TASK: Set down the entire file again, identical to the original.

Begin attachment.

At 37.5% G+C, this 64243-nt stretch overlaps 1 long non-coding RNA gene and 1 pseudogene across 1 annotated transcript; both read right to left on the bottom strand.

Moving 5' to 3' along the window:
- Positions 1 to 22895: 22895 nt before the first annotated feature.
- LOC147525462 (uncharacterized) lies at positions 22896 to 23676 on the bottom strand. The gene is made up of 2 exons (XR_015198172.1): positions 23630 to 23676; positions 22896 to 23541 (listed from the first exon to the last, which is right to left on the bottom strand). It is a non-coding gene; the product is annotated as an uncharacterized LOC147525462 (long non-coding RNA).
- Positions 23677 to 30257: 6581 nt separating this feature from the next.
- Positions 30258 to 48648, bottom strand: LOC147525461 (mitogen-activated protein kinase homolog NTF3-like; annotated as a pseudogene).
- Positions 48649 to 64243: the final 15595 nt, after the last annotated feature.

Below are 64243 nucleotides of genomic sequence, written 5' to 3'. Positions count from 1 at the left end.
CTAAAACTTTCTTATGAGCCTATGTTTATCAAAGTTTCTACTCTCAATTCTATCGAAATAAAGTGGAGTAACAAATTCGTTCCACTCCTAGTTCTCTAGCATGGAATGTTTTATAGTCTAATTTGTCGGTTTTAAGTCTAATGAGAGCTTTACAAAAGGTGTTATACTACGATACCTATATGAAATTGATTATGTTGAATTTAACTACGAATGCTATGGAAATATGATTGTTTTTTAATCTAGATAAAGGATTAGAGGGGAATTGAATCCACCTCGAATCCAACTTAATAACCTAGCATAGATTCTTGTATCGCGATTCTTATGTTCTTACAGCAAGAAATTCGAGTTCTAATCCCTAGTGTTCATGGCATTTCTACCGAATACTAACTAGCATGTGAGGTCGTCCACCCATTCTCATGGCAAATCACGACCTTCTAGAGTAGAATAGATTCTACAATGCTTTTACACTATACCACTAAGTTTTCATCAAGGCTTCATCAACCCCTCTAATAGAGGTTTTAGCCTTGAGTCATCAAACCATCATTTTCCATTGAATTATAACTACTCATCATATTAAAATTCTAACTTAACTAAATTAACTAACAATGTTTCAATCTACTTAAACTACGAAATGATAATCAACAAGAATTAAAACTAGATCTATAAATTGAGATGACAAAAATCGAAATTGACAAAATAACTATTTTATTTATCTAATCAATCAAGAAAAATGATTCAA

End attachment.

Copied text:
At 37.5% G+C, this 64243-nt stretch overlaps 1 long non-coding RNA gene and 1 pseudogene across 1 annotated transcript; both read right to left on the bottom strand.

Moving 5' to 3' along the window:
- Positions 1 to 22895: 22895 nt before the first annotated feature.
- LOC147525462 (uncharacterized) lies at positions 22896 to 23676 on the bottom strand. The gene is made up of 2 exons (XR_015198172.1): positions 23630 to 23676; positions 22896 to 23541 (listed from the first exon to the last, which is right to left on the bottom strand). It is a non-coding gene; the product is annotated as an uncharacterized LOC147525462 (long non-coding RNA).
- Positions 23677 to 30257: 6581 nt separating this feature from the next.
- Positions 30258 to 48648, bottom strand: LOC147525461 (mitogen-activated protein kinase homolog NTF3-like; annotated as a pseudogene).
- Positions 48649 to 64243: the final 15595 nt, after the last annotated feature.

Below are 64243 nucleotides of genomic sequence, written 5' to 3'. Positions count from 1 at the left end.
CTAAAACTTTCTTATGAGCCTATGTTTATCAAAGTTTCTACTCTCAATTCTATCGAAATAAAGTGGAGTAACAAATTCGTTCCACTCCTAGTTCTCTAGCATGGAATGTTTTATAGTCTAATTTGTCGGTTTTAAGTCTAATGAGAGCTTTACAAAAGGTGTTATACTACGATACCTATATGAAATTGATTATGTTGAATTTAACTACGAATGCTATGGAAATATGATTGTTTTTTAATCTAGATAAAGGATTAGAGGGGAATTGAATCCACCTCGAATCCAACTTAATAACCTAGCATAGATTCTTGTATCGCGATTCTTATGTTCTTACAGCAAGAAATTCGAGTTCTAATCCCTAGTGTTCATGGCATTTCTACCGAATACTAACTAGCATGTGAGGTCGTCCACCCATTCTCATGGCAAATCACGACCTTCTAGAGTAGAATAGATTCTACAATGCTTTTACACTATACCACTAAGTTTTCATCAAGGCTTCATCAACCCCTCTAATAGAGGTTTTAGCCTTGAGTCATCAAACCATCATTTTCCATTGAATTATAACTACTCATCATATTAAAATTCTAACTTAACTAAATTAACTAACAATGTTTCAATCTACTTAAACTACGAAATGATAATCAACAAGAATTAAAACTAGATCTATAAATTGAGATGACAAAAATCGAAATTGACAAAATAACTATTTTATTTATCTAATCAATCAAGAAAAATGATTCAA